5. ^ Douglas J. Hall. Lady Randolph in Winston's Boyhood. The Churchill Centre. Retrieved on 2007-04-26.
  6. ^ Forty Ways to Look at Winston Churchill - randomhouse.com
  7. ^ John Mather, M.D.. Leading Churchill Myths: He stuttered. The Churchill Centre. Retrieved on 2007-03-10.
  8. ^ http://wvutoday.wvu.edu/news/page/5871/
  9. ^ Weiss, Deso (1964). Cluttering. New Jersey: Prentice Hall, Inc., 58. LC 64-25326. 
  10. ^ a b Russell, Douglas S. (1995-10-28). Lt. Churchill: 4th Queen's Own Hussars. Churchill Centre. Retrieved on 2007-02-26.
  11. ^ Brian Lamb. "Churchill: A Life, by Martin Gilbert". Booknotes /CSPAN December 22, 1991. 
  12. ^ Churchill: A Life, New York, 1991, ISBN 0805023968
  13. ^ "On the character and achievement of Sir Winston Churchill". The Canadian Journal of Economics and Political Science, Vol 23, No. 2 May, 1957 (May, 1957): pp 173-194. 
  14. ^ "Churchill Remembered: Recollections by Tony Benn MP, Lord Carrington, Lord Deedes and Mary Soames". Transactions of the Royal Historical Society, Vol 11, 2001 (2001): p 404. Retrieved on 2007-06-17. 
  15. ^ Churchill, Winston S. 1951 The Second World War, Volume 5: Closing the Ring. Houghton Miffin Edition. Bantam Books, New York No ISBN or other number provided. P. 606 “Prime Minister to Foreign Secretary 5. Feb (19)44. Your minute about raising certain legations to the status of embassy. I must say that Cuba has as good a claim as some other places –“la perla de Las Antillas.” Great offence will be given if all the others have it and this large, rich, beautiful island, the home of the cigar, is denied. Surely Cuba has much more claim than Venezuela. You will make a bitter enemy if you leave them out, and after a bit you will be forced to give them what you have given to the others.”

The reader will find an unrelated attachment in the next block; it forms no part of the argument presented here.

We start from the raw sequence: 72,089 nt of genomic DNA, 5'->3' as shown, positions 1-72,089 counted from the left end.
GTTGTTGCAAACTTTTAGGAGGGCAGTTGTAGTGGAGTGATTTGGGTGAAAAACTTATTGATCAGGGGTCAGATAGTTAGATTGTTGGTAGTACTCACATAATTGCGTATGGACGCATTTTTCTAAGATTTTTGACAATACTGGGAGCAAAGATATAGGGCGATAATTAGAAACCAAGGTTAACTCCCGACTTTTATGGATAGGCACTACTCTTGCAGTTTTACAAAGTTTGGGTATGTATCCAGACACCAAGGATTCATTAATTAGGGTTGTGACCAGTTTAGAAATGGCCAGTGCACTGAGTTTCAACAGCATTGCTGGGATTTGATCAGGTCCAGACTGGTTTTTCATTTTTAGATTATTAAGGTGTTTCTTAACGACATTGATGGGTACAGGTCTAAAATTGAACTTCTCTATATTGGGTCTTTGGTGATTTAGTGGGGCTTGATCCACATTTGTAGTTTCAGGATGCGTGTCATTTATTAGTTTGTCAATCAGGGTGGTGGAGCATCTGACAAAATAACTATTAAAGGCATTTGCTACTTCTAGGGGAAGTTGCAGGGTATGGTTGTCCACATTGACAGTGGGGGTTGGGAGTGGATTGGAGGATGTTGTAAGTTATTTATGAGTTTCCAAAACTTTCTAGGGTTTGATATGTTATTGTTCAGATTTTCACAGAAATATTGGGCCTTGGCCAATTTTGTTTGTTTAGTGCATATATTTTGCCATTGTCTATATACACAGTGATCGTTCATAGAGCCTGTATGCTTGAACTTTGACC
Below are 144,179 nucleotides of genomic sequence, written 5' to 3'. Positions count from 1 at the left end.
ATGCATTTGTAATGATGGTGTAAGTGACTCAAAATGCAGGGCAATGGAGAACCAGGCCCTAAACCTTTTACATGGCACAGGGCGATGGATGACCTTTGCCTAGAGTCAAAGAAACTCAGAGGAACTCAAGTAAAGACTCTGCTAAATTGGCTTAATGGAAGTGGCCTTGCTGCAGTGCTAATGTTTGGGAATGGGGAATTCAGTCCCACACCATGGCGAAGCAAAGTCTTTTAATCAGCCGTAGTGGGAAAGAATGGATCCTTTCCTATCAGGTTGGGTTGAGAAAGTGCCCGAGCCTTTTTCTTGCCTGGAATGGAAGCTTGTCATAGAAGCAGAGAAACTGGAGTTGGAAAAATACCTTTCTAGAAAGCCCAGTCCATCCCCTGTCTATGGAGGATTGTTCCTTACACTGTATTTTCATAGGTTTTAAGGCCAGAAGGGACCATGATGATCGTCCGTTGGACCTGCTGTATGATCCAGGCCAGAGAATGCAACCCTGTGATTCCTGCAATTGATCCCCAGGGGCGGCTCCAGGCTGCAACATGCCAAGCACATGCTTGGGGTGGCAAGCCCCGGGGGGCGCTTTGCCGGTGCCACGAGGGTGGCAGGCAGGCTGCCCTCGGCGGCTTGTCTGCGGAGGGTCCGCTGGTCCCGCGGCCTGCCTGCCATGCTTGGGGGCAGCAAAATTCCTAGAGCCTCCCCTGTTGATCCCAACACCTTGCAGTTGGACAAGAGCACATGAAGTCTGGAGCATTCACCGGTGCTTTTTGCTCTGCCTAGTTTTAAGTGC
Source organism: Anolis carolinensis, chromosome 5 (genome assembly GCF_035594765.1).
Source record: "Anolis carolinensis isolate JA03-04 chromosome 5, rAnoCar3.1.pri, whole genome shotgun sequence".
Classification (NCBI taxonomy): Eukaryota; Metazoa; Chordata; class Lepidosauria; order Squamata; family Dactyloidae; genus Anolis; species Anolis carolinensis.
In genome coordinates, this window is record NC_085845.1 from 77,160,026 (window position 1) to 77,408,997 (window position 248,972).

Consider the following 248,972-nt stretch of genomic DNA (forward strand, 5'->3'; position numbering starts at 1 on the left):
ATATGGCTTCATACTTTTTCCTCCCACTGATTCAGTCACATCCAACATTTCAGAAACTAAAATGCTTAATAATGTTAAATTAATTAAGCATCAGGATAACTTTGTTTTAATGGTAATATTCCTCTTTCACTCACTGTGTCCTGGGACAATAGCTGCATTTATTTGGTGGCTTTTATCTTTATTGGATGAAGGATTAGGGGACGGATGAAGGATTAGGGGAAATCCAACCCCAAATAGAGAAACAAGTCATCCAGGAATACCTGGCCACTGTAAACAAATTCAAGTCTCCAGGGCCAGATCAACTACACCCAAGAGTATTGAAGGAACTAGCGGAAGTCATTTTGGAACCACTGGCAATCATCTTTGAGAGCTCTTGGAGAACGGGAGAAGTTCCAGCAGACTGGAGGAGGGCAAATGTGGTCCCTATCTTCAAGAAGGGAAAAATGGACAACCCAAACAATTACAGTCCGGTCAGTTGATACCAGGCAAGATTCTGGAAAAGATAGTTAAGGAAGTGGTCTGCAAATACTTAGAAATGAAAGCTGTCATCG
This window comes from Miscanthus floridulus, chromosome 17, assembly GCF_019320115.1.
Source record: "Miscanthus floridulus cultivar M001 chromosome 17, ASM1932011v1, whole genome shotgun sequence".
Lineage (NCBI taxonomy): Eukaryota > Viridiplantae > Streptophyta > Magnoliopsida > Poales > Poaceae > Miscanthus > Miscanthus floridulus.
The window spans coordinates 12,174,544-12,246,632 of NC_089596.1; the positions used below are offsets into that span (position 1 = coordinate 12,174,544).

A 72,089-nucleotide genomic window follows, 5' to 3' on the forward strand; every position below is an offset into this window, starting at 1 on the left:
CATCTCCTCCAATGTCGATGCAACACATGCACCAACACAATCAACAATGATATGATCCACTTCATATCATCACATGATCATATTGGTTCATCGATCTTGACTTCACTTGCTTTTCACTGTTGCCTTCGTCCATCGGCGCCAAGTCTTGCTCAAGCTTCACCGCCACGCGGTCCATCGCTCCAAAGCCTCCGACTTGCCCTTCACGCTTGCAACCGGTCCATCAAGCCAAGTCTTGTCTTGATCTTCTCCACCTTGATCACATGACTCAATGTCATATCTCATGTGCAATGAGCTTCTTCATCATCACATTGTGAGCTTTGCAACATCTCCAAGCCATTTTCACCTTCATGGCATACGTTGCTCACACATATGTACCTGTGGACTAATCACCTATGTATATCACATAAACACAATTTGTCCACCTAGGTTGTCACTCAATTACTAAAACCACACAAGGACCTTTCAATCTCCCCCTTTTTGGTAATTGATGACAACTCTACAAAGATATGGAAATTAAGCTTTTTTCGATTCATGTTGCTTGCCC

16. ^ T. E. C. Jr. M.D (5 November 1977). "Winston Churchill's Poignant Description of the Death of his Nanny". PEDIATRICS Vol. 60 No.: pp. 752. 
  17. ^ R. V. Jones. "Winston Leonard Spencer Churchill. 1874-1965". Biographical Memoirs of Fellows of the Royal Society, Vol. 12, Nov., 1966 (Nov., 1966): pp. 34-105. 
  18. ^ Sir Winston S. Churchill. The Story Of The Malakand Field Force - An Episode of Frontier War. arthursclassicnovels.com. Retrieved on 2007-03-17.
  19. ^ a b "Two opposition views of Afghanistan: British activist and Dutch MP want to know why their countries are participating in a dangerous adventure", Spectrazine, 20 March 2006. Retrieved on 2007-03-17. 
  20. ^ Churchill, Winston (October 2002). My Early Life. Eland Publishing Ltd, p. 143. ISBN 0907871623. 
  21. ^ "Churchill On The Frontier - Mamund Valley III", UK Commentators, 11 December 2004. Retrieved on 2007-03-17. 
  22. ^ WINTER 1896-97 (Age 22) - "The University of My Life". Sir Winston Churchill. Retrieved on 2007-03-17.
  23. ^ FinestHour (pdf). Journal of the Churchill Center and Societies, Summer 2005. Retrieved on 2007-08-02.
  24. ^ (p37 "The Aristocratic Adventurer by David Cannadine originally an essay entitled Churchill: The Aristocratic Adventurer" in "Aspects of Aristocracy" )
  25. ^ Roy Jenkins Churchill (Macmillan, 2001), pages 74-76 ISBN 0-333-78290-9
  26. ^ Roy Jenkins Churchill (Macmillan, 2001), page 86 ISBN 0-333-78290-9
  27. ^ (Cannadine op cit 27)
  28. ^ See Cannadine op cit p3
  29. ^ Roy Jenkins Churchill (Macmillan, 2001), pages 102-103 ISBN 0-333-78290-9